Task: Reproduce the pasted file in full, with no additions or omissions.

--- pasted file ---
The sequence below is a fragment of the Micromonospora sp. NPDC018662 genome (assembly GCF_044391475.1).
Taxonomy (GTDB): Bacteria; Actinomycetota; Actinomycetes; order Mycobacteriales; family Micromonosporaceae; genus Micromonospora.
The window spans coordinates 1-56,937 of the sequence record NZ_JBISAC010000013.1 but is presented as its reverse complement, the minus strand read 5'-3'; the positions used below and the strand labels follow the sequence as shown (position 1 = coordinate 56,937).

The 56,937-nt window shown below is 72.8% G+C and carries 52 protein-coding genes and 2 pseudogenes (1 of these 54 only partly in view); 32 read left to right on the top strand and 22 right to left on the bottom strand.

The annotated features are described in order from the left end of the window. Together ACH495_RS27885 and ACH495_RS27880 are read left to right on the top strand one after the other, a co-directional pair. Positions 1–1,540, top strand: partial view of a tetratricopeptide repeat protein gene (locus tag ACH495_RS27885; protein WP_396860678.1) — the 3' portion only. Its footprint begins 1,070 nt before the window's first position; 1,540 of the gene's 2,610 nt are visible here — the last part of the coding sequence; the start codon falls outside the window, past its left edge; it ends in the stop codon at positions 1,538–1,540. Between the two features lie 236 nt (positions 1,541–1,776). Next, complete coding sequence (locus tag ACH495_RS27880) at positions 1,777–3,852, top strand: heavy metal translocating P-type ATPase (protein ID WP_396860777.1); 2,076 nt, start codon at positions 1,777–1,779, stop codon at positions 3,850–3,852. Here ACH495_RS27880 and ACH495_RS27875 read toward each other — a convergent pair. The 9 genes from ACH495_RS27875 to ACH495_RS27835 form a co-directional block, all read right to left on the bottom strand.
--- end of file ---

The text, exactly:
The sequence below is a fragment of the Micromonospora sp. NPDC018662 genome (assembly GCF_044391475.1).
Taxonomy (GTDB): Bacteria; Actinomycetota; Actinomycetes; order Mycobacteriales; family Micromonosporaceae; genus Micromonospora.
The window spans coordinates 1-56,937 of the sequence record NZ_JBISAC010000013.1 but is presented as its reverse complement, the minus strand read 5'-3'; the positions used below and the strand labels follow the sequence as shown (position 1 = coordinate 56,937).

The 56,937-nt window shown below is 72.8% G+C and carries 52 protein-coding genes and 2 pseudogenes (1 of these 54 only partly in view); 32 read left to right on the top strand and 22 right to left on the bottom strand.

The annotated features are described in order from the left end of the window. Together ACH495_RS27885 and ACH495_RS27880 are read left to right on the top strand one after the other, a co-directional pair. Positions 1–1,540, top strand: partial view of a tetratricopeptide repeat protein gene (locus tag ACH495_RS27885; protein WP_396860678.1) — the 3' portion only. Its footprint begins 1,070 nt before the window's first position; 1,540 of the gene's 2,610 nt are visible here — the last part of the coding sequence; the start codon falls outside the window, past its left edge; it ends in the stop codon at positions 1,538–1,540. Between the two features lie 236 nt (positions 1,541–1,776). Next, complete coding sequence (locus tag ACH495_RS27880) at positions 1,777–3,852, top strand: heavy metal translocating P-type ATPase (protein ID WP_396860777.1); 2,076 nt, start codon at positions 1,777–1,779, stop codon at positions 3,850–3,852. Here ACH495_RS27880 and ACH495_RS27875 read toward each other — a convergent pair. The 9 genes from ACH495_RS27875 to ACH495_RS27835 form a co-directional block, all read right to left on the bottom strand.